Rick Holcombe
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Nicely done!

I agree with your conclusions though. But, it's important to explore older ideas so that maybe you could take it in a different direction.

Just look at what has become of edge grip/downs palm; it's amazing.

Coins Across is a deep, deep cave to explore.
Wilktone
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Thanks, Rick.

I do love edge grip displays. I'll have to start a new topic for the next trick, since it's one of my favorites - Hanging Coins.

Dave
Jonathan Townsend
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The routine is slightly different in ECM than in CoinMagic.
Did you resolve that your sending hand comes over to the two coins that have traveled, picks them up and then puts those coins into your closed receiving hand?
EG and the scoop addunder are used in place of the earlier handling of a single coin to make a more elegant and direct handling.

In David Roth's ECM, page 79 there's some additional angleproofing doing by bringing the left hand under the right hand... so it reads as pick up the two coins which have yet to travel ...you wind up switching midstream.

Richard K - is that what you intended to describe?
...to all the coins I've dropped here
Wilktone
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Quote:
The routine is slightly different in ECM than in CoinMagic.


You're right. I had missed that this same routine, under the name High Flying Winged Silver, is also in Kaufman's "Coin Magic". In the "Coin Magic" version you reach across with the "sending" hand to pick up the coins that have already travelled (doing the scoop addunder) and drop the coins into the "receiving" hand to progress. In the "Expert Coin Magic" version you pick up the coins that haven't travelled with the "sending" hand and drop them into the "receiving" hand before picking up the just travelled coins into the "sending hand." It's possible that this was unintentional. I've often written or even said exactly the opposite of what I intend to say. Or maybe I still have misunderstood the instruction.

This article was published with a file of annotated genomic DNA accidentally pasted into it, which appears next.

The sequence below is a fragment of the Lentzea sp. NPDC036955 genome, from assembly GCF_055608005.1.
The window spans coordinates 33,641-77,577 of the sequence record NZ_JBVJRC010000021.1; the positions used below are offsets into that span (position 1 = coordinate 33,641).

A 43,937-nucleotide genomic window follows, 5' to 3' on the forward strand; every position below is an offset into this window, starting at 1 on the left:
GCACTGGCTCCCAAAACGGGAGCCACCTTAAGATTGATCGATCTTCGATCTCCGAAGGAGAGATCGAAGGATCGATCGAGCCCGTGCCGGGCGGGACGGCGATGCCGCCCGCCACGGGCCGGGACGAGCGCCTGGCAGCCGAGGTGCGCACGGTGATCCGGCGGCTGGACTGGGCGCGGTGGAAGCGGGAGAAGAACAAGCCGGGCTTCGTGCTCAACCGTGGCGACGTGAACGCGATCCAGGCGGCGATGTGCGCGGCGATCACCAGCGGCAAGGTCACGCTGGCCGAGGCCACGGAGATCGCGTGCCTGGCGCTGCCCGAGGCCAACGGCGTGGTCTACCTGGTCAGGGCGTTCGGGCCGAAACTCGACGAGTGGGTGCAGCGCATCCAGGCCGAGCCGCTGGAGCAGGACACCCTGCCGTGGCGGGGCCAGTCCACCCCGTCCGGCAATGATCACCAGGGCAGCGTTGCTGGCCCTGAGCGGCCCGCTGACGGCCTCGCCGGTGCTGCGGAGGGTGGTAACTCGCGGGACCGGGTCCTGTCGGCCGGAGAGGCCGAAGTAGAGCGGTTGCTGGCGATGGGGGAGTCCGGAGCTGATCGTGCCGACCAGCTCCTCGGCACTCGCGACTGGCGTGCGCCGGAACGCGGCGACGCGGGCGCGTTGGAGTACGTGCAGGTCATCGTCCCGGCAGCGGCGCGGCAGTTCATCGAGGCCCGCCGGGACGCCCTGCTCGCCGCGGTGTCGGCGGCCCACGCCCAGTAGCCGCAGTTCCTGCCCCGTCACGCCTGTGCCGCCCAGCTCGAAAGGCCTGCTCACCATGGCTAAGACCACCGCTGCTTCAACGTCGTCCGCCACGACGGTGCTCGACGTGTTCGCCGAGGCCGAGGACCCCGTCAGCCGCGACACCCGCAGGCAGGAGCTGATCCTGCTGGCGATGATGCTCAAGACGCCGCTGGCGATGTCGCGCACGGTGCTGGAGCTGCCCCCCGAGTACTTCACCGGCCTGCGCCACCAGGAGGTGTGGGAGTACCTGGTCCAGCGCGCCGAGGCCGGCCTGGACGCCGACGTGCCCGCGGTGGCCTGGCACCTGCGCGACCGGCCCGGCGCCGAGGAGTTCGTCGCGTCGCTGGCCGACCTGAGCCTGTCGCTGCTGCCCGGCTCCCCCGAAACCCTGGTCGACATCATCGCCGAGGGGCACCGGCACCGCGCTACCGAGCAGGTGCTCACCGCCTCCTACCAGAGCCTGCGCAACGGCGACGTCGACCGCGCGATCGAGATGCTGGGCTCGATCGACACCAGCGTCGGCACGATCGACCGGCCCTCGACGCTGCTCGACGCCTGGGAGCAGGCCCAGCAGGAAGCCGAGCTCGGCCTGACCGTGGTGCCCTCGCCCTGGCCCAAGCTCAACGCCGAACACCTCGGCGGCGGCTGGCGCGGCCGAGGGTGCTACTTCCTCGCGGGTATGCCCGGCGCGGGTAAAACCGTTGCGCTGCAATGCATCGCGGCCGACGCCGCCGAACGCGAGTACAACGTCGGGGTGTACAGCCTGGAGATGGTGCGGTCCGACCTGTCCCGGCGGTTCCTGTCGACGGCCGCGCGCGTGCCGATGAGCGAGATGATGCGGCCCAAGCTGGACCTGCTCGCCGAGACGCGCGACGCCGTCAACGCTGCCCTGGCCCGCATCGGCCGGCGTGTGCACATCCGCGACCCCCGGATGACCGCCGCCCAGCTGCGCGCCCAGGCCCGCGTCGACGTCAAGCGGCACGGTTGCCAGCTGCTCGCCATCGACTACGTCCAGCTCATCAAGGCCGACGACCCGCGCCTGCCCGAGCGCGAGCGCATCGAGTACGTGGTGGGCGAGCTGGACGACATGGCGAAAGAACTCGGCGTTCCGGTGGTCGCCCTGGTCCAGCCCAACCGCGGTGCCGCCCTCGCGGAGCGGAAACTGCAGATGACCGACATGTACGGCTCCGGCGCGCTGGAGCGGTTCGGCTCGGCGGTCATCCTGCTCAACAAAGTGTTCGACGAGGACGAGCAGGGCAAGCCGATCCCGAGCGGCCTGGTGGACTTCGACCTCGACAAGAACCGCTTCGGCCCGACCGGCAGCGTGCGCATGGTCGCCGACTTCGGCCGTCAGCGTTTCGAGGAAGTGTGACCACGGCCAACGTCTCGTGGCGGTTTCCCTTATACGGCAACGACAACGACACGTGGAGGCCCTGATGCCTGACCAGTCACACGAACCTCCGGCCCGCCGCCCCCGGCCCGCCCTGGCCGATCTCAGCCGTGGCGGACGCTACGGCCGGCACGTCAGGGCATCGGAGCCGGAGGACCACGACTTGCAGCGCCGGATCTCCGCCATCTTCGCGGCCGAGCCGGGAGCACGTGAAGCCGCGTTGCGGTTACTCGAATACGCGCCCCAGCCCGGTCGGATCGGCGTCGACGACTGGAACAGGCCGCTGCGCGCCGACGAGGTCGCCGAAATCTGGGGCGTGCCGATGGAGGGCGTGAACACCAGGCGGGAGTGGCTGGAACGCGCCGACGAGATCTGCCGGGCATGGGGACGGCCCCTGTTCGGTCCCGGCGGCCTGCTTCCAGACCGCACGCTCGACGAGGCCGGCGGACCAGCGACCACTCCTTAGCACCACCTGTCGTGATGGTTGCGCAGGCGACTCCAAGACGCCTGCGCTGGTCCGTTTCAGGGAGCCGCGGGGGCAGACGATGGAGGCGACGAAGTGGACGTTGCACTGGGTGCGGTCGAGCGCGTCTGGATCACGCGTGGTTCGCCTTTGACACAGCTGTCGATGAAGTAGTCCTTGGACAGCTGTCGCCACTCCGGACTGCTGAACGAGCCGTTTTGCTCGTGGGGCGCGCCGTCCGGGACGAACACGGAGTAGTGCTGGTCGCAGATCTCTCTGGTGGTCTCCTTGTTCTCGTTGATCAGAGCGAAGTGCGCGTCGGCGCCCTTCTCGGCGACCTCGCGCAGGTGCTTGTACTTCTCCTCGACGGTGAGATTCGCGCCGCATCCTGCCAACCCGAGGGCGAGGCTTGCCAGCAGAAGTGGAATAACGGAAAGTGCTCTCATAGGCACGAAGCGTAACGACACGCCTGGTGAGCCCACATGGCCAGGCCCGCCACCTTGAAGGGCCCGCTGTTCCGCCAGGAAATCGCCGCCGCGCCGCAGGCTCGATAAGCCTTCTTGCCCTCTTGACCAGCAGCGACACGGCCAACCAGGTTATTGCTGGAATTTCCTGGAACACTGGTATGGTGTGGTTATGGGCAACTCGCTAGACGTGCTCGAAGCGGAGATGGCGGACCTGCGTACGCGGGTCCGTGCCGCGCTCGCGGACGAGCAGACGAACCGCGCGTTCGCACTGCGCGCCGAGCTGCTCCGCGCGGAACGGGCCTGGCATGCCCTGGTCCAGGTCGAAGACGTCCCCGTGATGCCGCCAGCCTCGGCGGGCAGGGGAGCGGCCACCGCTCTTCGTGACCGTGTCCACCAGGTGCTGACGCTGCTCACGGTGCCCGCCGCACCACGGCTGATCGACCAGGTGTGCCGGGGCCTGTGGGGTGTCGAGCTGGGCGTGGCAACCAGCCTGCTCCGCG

Quote:
Did you resolve that your sending hand comes over to the two coins that have traveled, picks them up and then puts those coins into your closed receiving hand?


In the last video I posted of me practicing this routine I followed the "Expert Coin Magic" instructions, so I reversed the position of the coins at that point of the routine. I think that if I were going to continue working on this routine I would go with the "Coin Magic" version. I think it's less noticeable to reach across the center line on the table than to switch the positions of the coins.

Perhaps this is a minor point, but I find analyzing the structure of good routines interesting. Even if I decide not to pursue a routine, I think getting into the details helps me learn to apply those principles into routines I already perform or alter ones I'd like to learn to fit my skills better. I enjoyed working on this routine.

Thanks,

Dave